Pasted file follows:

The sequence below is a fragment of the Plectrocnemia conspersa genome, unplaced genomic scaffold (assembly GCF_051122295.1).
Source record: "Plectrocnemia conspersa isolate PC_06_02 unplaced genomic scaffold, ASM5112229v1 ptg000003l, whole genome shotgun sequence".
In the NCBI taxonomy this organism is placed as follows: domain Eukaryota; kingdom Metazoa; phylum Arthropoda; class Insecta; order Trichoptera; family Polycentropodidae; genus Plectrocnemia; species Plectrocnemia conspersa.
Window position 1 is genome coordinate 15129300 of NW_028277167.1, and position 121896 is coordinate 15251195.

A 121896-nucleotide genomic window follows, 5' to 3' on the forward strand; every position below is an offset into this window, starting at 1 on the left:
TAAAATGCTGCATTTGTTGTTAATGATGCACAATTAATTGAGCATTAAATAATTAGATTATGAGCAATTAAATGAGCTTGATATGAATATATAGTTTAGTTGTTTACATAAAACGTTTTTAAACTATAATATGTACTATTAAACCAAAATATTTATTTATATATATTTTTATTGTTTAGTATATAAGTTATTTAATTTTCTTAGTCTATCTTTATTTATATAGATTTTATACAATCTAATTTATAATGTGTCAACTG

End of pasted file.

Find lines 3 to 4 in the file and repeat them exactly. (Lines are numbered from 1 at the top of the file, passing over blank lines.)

In the NCBI taxonomy this organism is placed as follows: domain Eukaryota; kingdom Metazoa; phylum Arthropoda; class Insecta; order Trichoptera; family Polycentropodidae; genus Plectrocnemia; species Plectrocnemia conspersa.
Window position 1 is genome coordinate 15129300 of NW_028277167.1, and position 121896 is coordinate 15251195.